“Please make yourself at home,” I say. Clark is already doing just that, but it’s important to follow decorum, to say the thing that we wish for our clients. Even the ones who pay with such high, personal prices as bright red cherries for something we should gladly give away for free. Smind Kaja Meira says this is the way of things, that one person’s food is another person’s lying with, and we should take what he offers and be grateful. I prefer it, truly, to our own men, the skinny, boney ones who pay us in monies so that they may eat with us, so they may enter our private kitchenette spaces and feed us our own bits of day-old meat and scavenged berries. The way they watch my mouth chew and swallow, commanding me at their bidding. “Open your mouth,” they say. “Let me see your tongue, your teeth. I want to watch you bite this. Now this. Swallow, oh the gods, swallow. Yes.”
Their bare hands touching my lips, their fingers tasting the secret inner places of my mouth. In exchange for this great and private thing, our own men try to shill us, to never pay in foods but always in the small, plain monies of the worlds, hardly worth a loaf of bread, a piece of dead fish.
And then a bit from the opening of “Devil’s Food”:
The man had come in, so quietly she would never have known he was there if not for Margipe, the talking toad who sat by the bakery door and announced her incoming customers. The toad was supposed to say “Hello!” or “Welcome!” but his responses depended on his mood. The locals loved him — thought he was a riot — but strangers and travelers weren’t as thrilled. Lire hadn’t hired Margipe, but she couldn’t seem to get rid of him either. All she could do was beg him to be polite. Sometimes it worked.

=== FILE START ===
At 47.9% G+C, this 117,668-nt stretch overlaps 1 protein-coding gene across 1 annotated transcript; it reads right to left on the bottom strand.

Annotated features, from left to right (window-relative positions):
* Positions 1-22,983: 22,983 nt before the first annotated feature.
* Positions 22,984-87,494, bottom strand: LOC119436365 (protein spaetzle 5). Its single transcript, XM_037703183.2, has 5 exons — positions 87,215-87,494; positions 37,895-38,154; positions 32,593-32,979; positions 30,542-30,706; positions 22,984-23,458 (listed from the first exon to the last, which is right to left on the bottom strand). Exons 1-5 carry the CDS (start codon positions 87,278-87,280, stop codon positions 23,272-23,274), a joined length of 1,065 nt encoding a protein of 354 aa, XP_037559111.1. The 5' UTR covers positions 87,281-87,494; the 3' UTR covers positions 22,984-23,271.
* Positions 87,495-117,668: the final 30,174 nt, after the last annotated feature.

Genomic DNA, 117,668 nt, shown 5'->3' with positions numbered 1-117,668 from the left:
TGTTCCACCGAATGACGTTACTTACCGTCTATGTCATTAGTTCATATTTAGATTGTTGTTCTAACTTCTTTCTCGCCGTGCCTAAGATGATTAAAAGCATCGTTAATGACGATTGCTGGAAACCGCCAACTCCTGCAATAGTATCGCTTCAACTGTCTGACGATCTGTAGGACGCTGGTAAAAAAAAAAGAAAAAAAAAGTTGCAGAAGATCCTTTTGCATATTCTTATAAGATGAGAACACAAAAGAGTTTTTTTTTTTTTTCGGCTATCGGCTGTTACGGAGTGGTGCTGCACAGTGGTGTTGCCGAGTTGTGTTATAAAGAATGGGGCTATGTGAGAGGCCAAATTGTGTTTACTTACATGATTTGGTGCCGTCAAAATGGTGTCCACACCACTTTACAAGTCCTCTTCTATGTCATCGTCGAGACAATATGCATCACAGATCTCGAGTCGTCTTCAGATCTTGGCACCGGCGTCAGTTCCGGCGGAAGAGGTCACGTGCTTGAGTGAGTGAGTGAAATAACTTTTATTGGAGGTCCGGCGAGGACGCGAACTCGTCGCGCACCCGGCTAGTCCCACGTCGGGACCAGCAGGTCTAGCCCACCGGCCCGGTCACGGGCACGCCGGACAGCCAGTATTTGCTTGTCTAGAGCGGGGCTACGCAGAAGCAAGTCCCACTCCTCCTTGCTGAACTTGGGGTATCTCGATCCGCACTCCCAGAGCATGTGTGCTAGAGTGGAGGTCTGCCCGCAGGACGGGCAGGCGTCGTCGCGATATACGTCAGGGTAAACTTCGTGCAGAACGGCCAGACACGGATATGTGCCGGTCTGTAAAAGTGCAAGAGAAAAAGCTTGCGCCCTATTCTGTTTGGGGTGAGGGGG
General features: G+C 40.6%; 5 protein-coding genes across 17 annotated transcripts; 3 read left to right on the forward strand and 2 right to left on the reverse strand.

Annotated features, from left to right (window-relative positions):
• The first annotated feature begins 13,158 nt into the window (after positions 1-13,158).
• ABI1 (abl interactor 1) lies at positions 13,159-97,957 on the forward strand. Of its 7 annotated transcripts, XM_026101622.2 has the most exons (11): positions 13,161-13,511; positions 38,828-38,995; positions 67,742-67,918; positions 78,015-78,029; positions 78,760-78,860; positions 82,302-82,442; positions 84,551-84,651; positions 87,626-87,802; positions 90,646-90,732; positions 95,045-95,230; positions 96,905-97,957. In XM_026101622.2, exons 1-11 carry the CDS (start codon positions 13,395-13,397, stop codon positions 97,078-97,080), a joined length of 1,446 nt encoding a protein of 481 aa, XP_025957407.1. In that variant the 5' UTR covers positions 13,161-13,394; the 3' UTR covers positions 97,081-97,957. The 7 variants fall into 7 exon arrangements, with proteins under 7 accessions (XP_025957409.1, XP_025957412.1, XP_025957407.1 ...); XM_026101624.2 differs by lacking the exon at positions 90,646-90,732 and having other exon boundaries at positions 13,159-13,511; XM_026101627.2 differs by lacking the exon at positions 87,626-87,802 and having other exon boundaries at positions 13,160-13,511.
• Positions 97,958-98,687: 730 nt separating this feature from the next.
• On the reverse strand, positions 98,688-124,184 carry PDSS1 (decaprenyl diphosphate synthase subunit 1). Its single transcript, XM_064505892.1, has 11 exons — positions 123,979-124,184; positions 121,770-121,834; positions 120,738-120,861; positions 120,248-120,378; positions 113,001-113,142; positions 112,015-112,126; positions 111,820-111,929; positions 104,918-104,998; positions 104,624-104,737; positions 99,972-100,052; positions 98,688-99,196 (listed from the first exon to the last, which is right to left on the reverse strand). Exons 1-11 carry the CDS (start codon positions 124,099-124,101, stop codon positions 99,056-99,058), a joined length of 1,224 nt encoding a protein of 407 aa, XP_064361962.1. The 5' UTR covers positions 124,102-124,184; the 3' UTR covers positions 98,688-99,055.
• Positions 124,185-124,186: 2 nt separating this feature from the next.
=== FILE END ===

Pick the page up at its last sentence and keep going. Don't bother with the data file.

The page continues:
This time, he’d croaked, “Ooh, big man! Big man! Big big big man!” and then burped in excitement, the sound so loud that Lire had banged her head on the glass pastry case.
“I’m so sorry about that,” she said, as she came up from her bent-over position, rubbing the side of head.
“Well, I am a big man.” The man’s voice, layered with a hint of tease, wasn’t quite bass, not that deep. Baritone, is that what they called it? Rich and resonating without sounding like it was forced.
Lire had owned Devil’s Food for six years, and while she’d seen a lot of angels and devils — both the human and not-quite-human kind — and even gotten pretty used to their odd comings and goings, this was her first glimpse of something like the guy standing in front of her. He wasn’t human, that much was clear, although she couldn’t have said how she knew it. Something about the way his body moved through the air, even when he was standing still. It wasn’t a shiver so much as a hum, a visible vibration that shook his edges like a song.
Still, a customer was a customer. If living in Hellsedge had taught her anything, it was that you didn’t discriminate. People—and even non-people—were still, well, people. And this people? He was stunning, that was one thing. Shoulder-length dark hair that fell in soft waves along the collar of his shirt, equally dark eyes, so dark you couldn’t tell where his pupils ended. Dressed in a simple navy t-shirt and worn jeans, he somehow looked like the outfit had been made for him, fitting just right over his wide shoulders and chest, down to the slimness of his hips.
Wee! Big fun, big fun! 🙂
Kiss kiss bang bang, s.